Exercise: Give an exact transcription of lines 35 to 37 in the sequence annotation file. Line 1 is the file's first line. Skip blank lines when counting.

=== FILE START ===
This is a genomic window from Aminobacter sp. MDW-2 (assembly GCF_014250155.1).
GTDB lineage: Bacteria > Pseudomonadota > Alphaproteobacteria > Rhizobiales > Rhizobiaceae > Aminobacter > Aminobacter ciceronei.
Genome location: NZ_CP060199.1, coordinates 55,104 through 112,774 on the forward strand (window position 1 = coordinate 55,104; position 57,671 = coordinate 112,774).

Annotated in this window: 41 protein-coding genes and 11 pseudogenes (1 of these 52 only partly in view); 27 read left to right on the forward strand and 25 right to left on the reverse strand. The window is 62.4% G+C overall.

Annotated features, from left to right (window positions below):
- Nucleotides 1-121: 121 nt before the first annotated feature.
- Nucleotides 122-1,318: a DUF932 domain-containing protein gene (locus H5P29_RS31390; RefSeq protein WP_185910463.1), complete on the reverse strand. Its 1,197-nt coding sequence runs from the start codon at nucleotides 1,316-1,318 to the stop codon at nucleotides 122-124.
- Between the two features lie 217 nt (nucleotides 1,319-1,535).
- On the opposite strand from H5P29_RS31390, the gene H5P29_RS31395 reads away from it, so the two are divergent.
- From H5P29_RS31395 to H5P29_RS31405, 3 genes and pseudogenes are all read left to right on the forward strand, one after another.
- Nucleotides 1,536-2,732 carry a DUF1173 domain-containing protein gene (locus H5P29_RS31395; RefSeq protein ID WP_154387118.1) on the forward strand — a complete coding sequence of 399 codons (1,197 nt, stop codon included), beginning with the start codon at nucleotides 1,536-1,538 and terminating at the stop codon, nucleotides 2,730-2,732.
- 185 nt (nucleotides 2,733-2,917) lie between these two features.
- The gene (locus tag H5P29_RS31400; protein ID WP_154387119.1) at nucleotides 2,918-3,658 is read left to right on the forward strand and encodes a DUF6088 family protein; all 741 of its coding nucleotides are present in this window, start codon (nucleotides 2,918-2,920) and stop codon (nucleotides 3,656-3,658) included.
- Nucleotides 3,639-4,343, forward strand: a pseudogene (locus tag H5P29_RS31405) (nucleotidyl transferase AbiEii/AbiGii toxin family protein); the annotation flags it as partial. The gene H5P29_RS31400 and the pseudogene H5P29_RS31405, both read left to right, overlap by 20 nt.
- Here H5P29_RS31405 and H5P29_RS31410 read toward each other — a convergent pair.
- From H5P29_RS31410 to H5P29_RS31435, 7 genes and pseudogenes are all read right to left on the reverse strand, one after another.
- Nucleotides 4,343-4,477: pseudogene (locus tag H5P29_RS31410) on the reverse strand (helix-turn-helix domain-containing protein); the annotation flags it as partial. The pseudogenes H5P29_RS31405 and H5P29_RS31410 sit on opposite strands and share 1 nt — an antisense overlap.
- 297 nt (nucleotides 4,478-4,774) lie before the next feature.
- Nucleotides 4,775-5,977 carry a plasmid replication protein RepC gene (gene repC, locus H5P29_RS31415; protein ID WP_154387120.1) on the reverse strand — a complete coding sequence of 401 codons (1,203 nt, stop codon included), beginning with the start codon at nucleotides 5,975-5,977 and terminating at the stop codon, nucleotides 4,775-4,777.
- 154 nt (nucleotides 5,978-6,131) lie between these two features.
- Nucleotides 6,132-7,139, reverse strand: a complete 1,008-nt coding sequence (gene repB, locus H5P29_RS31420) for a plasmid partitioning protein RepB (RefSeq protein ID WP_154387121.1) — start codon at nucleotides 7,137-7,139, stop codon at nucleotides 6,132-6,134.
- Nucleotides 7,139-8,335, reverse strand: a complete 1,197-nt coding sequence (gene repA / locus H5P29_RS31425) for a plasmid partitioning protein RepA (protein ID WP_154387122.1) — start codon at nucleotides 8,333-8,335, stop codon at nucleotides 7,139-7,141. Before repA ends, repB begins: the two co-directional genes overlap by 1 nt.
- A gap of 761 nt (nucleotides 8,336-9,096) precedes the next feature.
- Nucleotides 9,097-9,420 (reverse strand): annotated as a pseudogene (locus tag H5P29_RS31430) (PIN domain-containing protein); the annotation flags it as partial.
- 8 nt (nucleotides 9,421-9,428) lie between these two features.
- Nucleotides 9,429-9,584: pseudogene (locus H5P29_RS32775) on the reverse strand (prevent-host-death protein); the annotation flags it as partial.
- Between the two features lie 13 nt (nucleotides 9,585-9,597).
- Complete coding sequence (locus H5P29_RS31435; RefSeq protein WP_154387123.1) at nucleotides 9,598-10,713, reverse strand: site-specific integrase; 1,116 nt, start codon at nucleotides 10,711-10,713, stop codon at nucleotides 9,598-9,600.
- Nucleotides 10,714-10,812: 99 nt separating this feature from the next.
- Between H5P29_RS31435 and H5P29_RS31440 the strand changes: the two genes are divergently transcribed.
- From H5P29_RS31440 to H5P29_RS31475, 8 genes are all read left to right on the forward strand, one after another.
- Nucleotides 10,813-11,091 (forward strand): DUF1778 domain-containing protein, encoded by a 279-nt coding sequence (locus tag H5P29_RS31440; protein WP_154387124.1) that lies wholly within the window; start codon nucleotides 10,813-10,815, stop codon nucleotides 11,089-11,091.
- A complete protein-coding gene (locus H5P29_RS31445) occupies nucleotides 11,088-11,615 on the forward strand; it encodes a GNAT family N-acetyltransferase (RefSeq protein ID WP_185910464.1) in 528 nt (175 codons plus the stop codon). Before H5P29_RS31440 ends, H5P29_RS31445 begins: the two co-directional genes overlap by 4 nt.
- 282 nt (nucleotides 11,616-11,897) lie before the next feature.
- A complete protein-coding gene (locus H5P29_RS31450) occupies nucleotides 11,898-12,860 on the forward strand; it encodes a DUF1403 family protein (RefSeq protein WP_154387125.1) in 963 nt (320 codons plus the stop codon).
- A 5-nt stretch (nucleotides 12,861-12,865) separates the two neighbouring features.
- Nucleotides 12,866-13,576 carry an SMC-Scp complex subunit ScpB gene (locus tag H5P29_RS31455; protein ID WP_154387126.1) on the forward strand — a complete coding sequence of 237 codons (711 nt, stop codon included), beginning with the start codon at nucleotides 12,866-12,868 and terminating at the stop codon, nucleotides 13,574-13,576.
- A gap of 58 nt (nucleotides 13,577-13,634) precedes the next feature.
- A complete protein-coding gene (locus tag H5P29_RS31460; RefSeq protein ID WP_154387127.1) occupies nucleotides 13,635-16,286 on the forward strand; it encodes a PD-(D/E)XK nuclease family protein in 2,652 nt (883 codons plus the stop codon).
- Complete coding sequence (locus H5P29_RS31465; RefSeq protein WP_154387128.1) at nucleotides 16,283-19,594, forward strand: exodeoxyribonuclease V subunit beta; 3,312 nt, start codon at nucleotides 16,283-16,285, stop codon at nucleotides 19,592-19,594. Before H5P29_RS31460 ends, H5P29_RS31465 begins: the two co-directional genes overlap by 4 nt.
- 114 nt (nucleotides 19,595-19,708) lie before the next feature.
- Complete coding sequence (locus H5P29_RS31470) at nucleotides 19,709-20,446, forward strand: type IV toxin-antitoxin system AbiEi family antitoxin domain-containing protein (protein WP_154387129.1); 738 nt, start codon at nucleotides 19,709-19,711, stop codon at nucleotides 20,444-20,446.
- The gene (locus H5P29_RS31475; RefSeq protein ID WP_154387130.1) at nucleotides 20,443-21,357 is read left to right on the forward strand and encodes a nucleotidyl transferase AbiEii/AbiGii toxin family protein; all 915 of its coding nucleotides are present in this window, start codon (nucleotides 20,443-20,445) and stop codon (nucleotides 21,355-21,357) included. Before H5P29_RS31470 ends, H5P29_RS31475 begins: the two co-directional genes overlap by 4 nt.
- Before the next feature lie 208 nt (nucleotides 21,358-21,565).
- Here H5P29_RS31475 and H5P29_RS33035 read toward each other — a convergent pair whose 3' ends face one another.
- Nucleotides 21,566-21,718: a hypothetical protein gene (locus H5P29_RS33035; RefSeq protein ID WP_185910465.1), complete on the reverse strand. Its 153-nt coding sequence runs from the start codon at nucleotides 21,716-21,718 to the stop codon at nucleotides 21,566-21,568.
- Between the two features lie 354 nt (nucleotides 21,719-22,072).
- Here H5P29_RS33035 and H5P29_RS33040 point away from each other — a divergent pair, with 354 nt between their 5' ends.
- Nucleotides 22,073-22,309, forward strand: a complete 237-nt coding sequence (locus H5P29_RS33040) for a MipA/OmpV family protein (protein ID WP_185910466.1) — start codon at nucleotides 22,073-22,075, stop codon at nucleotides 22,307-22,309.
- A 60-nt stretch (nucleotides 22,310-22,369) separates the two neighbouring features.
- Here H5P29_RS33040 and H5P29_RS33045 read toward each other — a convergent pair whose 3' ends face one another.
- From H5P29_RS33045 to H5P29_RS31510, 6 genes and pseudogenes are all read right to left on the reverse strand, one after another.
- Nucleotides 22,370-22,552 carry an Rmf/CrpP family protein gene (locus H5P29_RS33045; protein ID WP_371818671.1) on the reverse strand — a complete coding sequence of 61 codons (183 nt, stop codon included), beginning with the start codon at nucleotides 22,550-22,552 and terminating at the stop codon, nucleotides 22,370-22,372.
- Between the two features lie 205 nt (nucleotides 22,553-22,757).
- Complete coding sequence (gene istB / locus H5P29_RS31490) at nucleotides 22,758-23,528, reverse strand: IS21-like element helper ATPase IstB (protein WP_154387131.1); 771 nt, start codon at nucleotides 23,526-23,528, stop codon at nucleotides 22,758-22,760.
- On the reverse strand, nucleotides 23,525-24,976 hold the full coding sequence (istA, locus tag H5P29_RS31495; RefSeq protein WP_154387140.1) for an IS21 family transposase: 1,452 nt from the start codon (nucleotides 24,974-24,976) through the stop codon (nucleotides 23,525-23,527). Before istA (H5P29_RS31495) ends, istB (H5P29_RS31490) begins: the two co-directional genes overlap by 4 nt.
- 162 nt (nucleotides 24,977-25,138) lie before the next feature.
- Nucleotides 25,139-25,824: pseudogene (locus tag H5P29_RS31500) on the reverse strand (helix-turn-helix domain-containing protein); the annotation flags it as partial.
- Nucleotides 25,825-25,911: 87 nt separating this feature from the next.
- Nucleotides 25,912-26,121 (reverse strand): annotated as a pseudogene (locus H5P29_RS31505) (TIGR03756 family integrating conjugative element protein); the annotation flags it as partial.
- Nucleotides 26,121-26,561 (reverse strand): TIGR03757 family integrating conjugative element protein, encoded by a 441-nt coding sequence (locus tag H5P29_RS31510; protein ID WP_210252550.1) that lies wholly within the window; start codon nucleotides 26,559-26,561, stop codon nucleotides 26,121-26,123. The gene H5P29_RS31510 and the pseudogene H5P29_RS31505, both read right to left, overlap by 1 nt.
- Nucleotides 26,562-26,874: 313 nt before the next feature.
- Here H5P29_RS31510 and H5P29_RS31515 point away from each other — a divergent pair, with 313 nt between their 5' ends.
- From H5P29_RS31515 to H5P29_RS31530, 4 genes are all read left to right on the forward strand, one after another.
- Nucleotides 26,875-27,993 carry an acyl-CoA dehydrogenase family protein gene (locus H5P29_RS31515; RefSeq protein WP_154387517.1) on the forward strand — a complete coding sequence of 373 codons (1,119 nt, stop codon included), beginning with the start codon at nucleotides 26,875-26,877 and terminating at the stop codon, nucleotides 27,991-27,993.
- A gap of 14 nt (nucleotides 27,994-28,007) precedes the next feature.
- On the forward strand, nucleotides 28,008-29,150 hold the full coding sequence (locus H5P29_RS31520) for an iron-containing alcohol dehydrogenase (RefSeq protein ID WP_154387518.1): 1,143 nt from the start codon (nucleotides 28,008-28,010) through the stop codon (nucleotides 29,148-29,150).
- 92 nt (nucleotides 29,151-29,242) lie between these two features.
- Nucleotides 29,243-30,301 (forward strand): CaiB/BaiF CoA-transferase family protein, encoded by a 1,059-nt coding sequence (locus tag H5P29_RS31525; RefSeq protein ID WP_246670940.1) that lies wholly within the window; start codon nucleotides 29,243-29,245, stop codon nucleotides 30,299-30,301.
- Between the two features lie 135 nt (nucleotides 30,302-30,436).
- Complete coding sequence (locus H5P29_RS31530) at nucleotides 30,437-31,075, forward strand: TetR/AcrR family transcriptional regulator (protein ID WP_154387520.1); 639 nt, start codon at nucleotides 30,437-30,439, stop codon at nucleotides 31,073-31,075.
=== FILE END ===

- A complete protein-coding gene (locus H5P29_RS31450) occupies nucleotides 11,898-12,860 on the forward strand; it encodes a DUF1403 family protein (RefSeq protein WP_154387125.1) in 963 nt (320 codons plus the stop codon).
- A 5-nt stretch (nucleotides 12,861-12,865) separates the two neighbouring features.
- Nucleotides 12,866-13,576 carry an SMC-Scp complex subunit ScpB gene (locus tag H5P29_RS31455; protein ID WP_154387126.1) on the forward strand — a complete coding sequence of 237 codons (711 nt, stop codon included), beginning with the start codon at nucleotides 12,866-12,868 and terminating at the stop codon, nucleotides 13,574-13,576.